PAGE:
All Sikhs are dogs, and they have refused in their folly that good gift of God—tobacco.
I was ready to destroy Hirnam Singh that ever he had come nigh Her; and the more because he had sworn to Her that She had a lover, and that he would lie in wait and give the name to the headman unless She went away with him.
What curs are these Sikhs! After that news, I swam always with a little sharp knife in my belt, and evil would it have been for a man had he stayed me, I knew not the face of Hirnam Singh, but I would have killed any who came between me and Her. Upon a night in the beginning of the Rains, I was minded to go across to Pateera, albeit the river was angry.
Now the nature of the Barhwi is this, Sahib.
In twenty breaths it comes down from the Hills, a wall three feet high, and I have seen it, between the lighting of a fire and the cooking of a chupatty, grow from a runnel to a sister of the Jumna. When I left this bank there was a shoal a half mile down, and I made shift to fetch it and draw breath there ere going forward; for I felt the hands of the river heavy upon my heels.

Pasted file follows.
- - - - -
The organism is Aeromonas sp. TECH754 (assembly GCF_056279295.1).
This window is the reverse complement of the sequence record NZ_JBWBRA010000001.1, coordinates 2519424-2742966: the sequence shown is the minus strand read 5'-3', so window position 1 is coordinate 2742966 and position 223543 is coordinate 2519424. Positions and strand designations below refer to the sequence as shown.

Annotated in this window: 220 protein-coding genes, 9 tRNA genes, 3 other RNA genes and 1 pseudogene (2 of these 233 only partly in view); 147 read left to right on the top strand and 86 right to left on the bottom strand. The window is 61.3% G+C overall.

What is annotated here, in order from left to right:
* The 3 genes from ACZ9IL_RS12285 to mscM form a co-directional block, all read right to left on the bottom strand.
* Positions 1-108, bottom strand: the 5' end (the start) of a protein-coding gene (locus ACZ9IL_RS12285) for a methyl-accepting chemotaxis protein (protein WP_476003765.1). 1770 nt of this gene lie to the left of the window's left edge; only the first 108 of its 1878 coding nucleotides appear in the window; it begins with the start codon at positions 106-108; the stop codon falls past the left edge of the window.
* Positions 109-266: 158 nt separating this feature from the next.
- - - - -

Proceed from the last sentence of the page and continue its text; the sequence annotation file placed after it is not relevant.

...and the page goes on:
Yet what will a young man not do for Love’s sake? There was but little light from the stars, and midway to the shoal a branch of the stinking deodar tree brushed my mouth as I swam.
That was a sign of heavy rain in the foot-hills and beyond, for the deodar is a strong tree, not easily shaken from the hillsides.
I made haste, the river aiding me, but ere I had touched the shoal, the pulse of the stream beat, as it were, within me and around, and, behold, the shoal was gone and I rode high on the crest of a wave that ran from bank to bank.
Has the Sahib ever been cast into much water that fights and will not let a man use his limbs? To me, my head upon the water, it seemed as though there were naught but water to the world’s end, and the river drave me with its driftwood.
A man is a very little thing in the belly of a flood.